With regard to understanding what ‘established in The Bahamas’ means in the context of the Act, section 4(3) DPA provides that any of the following will be deemed established data controllers:

  • Individuals ordinarily resident in The Bahamas;
  • A body incorporated or registered under the laws of The Bahamas;
  • A partnership or other unincorporated association formed under the laws of The Bahamas; and,
  • Any person who does not fall within the above categories but maintains an office, branch or agency in The Bahamas through which he carries on any business activity or a regular practice.

Individuals and entities that meet all of the above described physical and/or corporate nexus criteria will be thus subject to the DPA.

Core data controller obligations

With regard to the general collection of personal data, data controllers are statutorily obligated via section 6 DPA to ensure:

  • Data has been collected by means which are both lawful and fair in the circumstances of the case;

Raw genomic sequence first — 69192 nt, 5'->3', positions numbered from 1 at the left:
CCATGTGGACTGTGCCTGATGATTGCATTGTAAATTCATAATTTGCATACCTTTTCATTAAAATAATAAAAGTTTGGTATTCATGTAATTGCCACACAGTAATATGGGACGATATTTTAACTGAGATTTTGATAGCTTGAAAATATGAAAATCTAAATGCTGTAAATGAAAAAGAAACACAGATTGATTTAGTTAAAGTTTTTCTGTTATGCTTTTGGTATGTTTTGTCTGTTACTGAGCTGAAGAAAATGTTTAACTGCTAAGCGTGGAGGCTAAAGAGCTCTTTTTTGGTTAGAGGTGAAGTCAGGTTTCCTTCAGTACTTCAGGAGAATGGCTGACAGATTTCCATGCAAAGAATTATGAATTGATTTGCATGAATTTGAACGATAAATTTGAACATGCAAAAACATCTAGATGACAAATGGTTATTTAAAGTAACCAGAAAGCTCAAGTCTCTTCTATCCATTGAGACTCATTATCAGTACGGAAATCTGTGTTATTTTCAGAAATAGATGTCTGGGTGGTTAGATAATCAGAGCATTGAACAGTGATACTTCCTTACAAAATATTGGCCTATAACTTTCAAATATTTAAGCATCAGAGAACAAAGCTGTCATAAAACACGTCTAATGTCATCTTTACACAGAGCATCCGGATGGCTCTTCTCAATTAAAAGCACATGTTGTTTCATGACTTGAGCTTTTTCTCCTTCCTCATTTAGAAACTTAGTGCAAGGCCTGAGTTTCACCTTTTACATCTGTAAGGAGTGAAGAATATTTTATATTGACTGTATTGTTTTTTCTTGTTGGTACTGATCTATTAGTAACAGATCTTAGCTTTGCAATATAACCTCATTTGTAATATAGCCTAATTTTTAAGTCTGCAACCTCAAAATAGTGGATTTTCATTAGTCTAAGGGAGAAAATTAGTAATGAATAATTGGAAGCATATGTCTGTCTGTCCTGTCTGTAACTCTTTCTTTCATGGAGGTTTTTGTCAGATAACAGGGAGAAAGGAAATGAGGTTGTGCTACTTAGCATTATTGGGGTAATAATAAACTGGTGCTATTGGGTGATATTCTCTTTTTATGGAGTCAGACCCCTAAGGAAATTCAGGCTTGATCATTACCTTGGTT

• Data is kept accurate and, where necessary, kept up to date (except in the case of back-up data);
  • Data is only kept for one or more specified and lawful purposes;
  • Data is not used/disclosed in any manner incompatible with that purpose/those purposes;
  • Data collected is adequate, relevant and not excessive in relation to that purpose or those purposes;
  • Data is not kept for longer than is necessary for that purpose/those purposes; and,
  • Appropriate security measures are taken against unauthorised access to, or alteration, disclosure or destruction of data and against their accidental loss or destruction.